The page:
Supporting Athlete Mental Health

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Supporting Athlete Mental Health

Stacy L. Gnacinski, Ph.D., CMPC, CSCS |  Feb. 9, 2022
Supporting Athlete Mental Health

It has been remarkable to witness high-profile athletes advocating and educating the public about mental health support needs in elite-sport environments. In both National Collegiate Athletic Association (NCAA) and Olympic settings, I have observed transparent efforts to bolster support for mental performance consulting services and/or mental health resources over the past 5-10 years. It is becoming increasingly common to see certified mental performance consultants (CMPCs) or licensed psychologists listed on support staff rosters for teams and organizations. For most teams and organizations, the benefits of increased athlete mental performance and health resources are two-fold: (a) healthy athletes with decreased susceptibility to injury/illness and (b) top-performing athletes and teams (e.g., improved interpersonal dynamics, intensity regulation).

In an ideal scenario, athletes have access to such services well before the lead-up to milestone events such as the NCAA tournament, Olympics, or state championships. Much of the effectiveness of psychological servicing is dependent on the relationship built with the athletes: Any prior rapport or work conducted going into milestone events allows for more effective well-being or mental health intervention during those key events.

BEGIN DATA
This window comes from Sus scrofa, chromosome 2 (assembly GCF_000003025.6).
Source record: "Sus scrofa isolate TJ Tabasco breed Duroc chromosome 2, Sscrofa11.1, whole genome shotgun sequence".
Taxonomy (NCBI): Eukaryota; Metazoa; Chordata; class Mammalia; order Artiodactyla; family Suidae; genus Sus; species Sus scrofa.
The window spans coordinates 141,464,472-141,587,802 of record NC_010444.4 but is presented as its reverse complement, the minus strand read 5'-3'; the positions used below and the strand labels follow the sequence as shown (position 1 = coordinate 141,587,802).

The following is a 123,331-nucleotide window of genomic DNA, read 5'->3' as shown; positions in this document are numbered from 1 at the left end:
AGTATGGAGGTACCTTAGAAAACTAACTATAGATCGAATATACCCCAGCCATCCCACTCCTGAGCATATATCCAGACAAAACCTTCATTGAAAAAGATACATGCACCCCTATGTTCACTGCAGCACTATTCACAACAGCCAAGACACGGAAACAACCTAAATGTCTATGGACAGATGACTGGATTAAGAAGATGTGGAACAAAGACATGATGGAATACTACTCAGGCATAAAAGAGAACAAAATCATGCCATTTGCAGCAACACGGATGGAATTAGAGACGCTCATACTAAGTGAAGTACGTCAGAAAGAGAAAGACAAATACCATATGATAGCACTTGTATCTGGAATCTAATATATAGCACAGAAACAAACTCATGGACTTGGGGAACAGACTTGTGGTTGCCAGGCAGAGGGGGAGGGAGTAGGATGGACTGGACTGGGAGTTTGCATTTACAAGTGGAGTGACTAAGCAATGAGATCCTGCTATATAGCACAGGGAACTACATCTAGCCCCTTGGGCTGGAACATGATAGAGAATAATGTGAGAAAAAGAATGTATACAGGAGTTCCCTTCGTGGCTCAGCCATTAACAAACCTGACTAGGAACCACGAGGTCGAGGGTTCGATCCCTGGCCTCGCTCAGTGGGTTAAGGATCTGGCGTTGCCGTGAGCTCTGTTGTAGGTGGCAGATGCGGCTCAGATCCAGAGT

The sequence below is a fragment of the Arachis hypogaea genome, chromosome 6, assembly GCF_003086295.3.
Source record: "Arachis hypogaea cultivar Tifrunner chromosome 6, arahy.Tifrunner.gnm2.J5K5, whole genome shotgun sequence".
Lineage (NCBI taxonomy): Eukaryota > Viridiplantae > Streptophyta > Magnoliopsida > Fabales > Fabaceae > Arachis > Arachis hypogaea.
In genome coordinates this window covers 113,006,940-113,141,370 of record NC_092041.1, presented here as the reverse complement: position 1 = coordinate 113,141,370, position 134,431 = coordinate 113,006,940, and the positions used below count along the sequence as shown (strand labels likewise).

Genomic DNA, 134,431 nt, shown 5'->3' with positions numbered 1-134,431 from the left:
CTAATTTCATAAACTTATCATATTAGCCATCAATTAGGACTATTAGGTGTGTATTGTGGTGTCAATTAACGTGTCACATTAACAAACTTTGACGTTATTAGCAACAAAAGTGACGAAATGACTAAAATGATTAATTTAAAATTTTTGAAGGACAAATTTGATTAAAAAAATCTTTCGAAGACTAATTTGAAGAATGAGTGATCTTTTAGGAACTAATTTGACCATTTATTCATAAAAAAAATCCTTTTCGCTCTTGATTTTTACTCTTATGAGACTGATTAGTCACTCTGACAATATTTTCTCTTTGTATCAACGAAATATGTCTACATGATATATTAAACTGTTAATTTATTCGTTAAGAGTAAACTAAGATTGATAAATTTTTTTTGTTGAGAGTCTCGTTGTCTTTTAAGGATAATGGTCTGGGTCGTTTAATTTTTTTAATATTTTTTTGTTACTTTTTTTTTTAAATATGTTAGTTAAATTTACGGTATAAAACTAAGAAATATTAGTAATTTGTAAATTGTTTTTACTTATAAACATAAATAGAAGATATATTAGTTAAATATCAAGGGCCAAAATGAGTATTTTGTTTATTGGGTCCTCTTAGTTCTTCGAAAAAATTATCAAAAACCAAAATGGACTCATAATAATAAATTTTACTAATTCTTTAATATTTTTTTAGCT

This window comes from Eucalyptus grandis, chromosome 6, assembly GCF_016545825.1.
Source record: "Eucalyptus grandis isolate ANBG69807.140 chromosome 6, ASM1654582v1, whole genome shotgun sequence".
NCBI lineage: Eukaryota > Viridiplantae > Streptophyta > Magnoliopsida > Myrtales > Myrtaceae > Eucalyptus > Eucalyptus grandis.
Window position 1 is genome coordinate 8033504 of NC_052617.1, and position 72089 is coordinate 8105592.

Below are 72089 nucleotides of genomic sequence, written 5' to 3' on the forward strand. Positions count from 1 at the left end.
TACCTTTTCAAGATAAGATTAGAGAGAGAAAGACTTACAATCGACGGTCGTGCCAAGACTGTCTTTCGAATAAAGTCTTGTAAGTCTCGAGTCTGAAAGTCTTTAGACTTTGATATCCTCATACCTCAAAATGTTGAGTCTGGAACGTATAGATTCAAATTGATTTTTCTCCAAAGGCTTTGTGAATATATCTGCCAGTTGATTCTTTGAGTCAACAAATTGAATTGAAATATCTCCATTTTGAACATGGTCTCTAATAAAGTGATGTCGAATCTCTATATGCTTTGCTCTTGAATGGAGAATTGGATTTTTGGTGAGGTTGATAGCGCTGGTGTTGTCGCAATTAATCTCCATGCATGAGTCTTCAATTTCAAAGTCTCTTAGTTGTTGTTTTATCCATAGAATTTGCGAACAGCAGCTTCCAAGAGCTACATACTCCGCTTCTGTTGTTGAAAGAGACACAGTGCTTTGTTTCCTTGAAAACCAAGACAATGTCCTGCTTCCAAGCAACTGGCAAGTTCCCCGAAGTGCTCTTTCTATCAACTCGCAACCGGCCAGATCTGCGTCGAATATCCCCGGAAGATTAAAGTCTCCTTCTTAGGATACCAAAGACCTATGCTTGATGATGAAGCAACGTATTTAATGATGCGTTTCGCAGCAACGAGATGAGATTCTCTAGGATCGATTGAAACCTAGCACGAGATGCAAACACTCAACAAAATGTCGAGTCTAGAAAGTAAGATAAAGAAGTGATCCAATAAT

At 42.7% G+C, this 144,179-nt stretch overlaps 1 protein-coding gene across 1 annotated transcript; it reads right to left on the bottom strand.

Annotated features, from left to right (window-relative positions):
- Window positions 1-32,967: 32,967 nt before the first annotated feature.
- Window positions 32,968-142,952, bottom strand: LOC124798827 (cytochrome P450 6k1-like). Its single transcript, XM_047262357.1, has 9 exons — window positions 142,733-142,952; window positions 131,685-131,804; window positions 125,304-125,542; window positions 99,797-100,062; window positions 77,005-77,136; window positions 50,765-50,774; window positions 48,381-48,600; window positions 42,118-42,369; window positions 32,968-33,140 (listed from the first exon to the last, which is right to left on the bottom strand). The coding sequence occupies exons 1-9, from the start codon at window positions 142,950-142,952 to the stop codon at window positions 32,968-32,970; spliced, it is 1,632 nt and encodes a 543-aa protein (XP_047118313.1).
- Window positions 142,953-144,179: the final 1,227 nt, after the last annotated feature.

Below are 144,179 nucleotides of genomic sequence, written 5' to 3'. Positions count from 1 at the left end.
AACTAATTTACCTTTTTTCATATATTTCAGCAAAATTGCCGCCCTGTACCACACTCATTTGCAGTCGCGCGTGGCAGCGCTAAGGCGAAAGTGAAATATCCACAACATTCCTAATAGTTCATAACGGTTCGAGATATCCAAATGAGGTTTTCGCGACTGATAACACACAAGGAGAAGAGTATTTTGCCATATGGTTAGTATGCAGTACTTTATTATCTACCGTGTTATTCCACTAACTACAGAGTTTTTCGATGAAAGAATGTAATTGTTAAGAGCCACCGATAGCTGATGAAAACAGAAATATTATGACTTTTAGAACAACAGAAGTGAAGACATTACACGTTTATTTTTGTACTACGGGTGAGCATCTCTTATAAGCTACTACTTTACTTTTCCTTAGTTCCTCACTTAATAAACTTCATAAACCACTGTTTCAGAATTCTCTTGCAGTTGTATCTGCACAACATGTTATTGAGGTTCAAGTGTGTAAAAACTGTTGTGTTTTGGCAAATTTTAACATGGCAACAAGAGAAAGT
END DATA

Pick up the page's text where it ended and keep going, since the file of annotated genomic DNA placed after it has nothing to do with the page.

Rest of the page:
When working with athletes at events and/or in the daily training environment, the Olympic Winter Institute of Australia utilizes a “4-Rs” approach to athlete mental health and well-being support: Recognize, Reach out, Refer and Remain supportive. For those readers seeking to improve their skills in mental health support, several suggestions are provided below for each “R.” 


A key step in athlete mental health support is recognizing the signs and symptoms — or signals — that an athlete may be struggling. One way to improve recognition is to become trained in mental health first aid, which is available in many areas of the United States. Additionally, I would encourage professionals to review the sport-specific resources compiled by the Association for Applied Sport Psychology (AASP), the NCAA, and the National Athletic Trainers Association (NATA). When in doubt, professionals can always consider connecting with a local mental health professional and/or team representative in the psychological servicing space (e.g., CMPC) to confidentially discuss your observations or concerns. 

Reach Out

It has been my observation that professionals can sometimes be hesitant to reach out to athletes who may be struggling (e.g., persistent depressed mood, displaying uncharacteristic behaviors for themselves), usually for fear of not knowing what to say or perhaps fear of saying something that could make the situation worse. If you notice an athlete struggling, the following suggestions may be a good place to start:  

  1. Think about the timing and setting of your intended conversation. Plan to approach the athlete at a low-stress or noncritical moment in time, and choose a setting that offers some privacy and safety for the athlete.  

  1. Convey that you have noticed they haven’t been their typical self, you care, and you are happy to listen if they would like to talk.